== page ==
Geof Stone: Funerals and Free Speech
The Supreme Court heard argument on Wednesday in the case of Snyder v. Phelps. Fred Phelps is the founder and pastor of the Westboro Baptist Church, a fundamentalist Christian church that contends that God kills soldiers in Iraq and Afghanistan as punishment for America's tolerance of homosexuality. In recent years, the church has gained notoriety for staging protests at the funerals of soldiers in order to draw attention to its message.
Lance Corporal Matthew Snyder was a Marine who was killed on March 3, 2006, in Iraq. His body was returned to the United States, and his family held a funeral for him on March 10, 2006, in Westminster, Maryland. Phelps and members of his congregation picketed the funeral, displaying signs bearing virulently anti-gay slogans. One sign, drawing on LCpl. Snyder's status as a Marine, read "Semper Fi Fags." Another depicted two men engaged in anal intercourse. Phelps's message, apparently drawing on the biblical tale of Sodom, is that as long as the United States tolerates homosexuality Americans will suffer the same fate as the residents of Sodom. (There was no suggestion, by the way, that LCpl. Snyder was gay.)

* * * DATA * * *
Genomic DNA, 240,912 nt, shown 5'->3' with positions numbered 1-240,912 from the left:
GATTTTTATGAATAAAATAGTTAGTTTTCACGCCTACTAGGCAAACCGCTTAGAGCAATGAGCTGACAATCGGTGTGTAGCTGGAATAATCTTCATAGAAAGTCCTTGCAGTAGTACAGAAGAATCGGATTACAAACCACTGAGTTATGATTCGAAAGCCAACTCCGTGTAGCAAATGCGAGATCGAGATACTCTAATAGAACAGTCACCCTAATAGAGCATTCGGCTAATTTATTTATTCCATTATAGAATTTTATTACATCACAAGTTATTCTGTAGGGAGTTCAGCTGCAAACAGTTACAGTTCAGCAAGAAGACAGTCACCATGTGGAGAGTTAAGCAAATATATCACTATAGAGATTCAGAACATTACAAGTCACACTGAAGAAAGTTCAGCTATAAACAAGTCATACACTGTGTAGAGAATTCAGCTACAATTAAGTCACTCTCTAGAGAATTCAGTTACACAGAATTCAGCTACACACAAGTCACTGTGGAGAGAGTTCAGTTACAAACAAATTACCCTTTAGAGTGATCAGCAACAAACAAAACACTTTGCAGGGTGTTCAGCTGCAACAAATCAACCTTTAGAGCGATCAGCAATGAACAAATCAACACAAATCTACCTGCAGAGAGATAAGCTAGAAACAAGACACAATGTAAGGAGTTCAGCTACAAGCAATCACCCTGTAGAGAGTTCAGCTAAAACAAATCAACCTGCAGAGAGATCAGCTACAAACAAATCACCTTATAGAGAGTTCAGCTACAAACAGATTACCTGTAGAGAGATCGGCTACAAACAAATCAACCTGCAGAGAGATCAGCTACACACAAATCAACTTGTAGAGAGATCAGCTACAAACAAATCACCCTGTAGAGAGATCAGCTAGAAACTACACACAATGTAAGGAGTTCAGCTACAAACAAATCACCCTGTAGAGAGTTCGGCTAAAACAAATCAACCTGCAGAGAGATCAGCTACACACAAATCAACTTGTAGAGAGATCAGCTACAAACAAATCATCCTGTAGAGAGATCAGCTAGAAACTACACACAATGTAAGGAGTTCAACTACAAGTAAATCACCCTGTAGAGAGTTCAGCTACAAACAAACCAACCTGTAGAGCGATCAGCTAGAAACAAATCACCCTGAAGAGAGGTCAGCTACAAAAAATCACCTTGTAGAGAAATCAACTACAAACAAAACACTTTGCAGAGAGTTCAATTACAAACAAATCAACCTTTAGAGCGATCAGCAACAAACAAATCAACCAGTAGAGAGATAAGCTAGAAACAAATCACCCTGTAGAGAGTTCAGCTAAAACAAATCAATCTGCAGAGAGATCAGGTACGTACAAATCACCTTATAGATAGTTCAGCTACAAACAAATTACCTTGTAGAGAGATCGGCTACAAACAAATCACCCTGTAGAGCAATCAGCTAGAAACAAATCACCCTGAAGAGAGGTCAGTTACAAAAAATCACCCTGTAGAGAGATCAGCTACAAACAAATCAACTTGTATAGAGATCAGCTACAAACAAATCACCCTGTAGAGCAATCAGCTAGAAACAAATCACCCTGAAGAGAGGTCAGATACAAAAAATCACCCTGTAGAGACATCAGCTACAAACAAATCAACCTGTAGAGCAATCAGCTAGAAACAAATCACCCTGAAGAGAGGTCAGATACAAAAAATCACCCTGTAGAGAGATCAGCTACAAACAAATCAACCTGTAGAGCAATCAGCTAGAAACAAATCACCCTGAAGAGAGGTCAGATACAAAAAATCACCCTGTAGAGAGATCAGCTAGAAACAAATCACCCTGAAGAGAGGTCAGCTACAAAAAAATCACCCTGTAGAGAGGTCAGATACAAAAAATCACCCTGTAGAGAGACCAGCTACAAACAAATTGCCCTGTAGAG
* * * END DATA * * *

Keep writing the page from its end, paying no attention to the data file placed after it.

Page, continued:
On June 5, 2006, LCpl. Snyder's father filed a lawsuit against Phelps and the Westboro Baptist Church, alleging, among other things, that the defendants were liable for the intentional infliction of emotional distress. After trial, the jury awarded Mr. Snyder damages of $10.9 million. The trial judge reduced the damage award to $5 million. In 2008, a federal court of appeals held that Phelps's speech was protected by the First Amendment and therefore reversed the judgment below.
The central issue before the Supreme Court is whether the court of appeals was correct in ruling that Phelps' speech was protected by the First Amendment, which prohibits government from making any law "abridging the freedom of speech."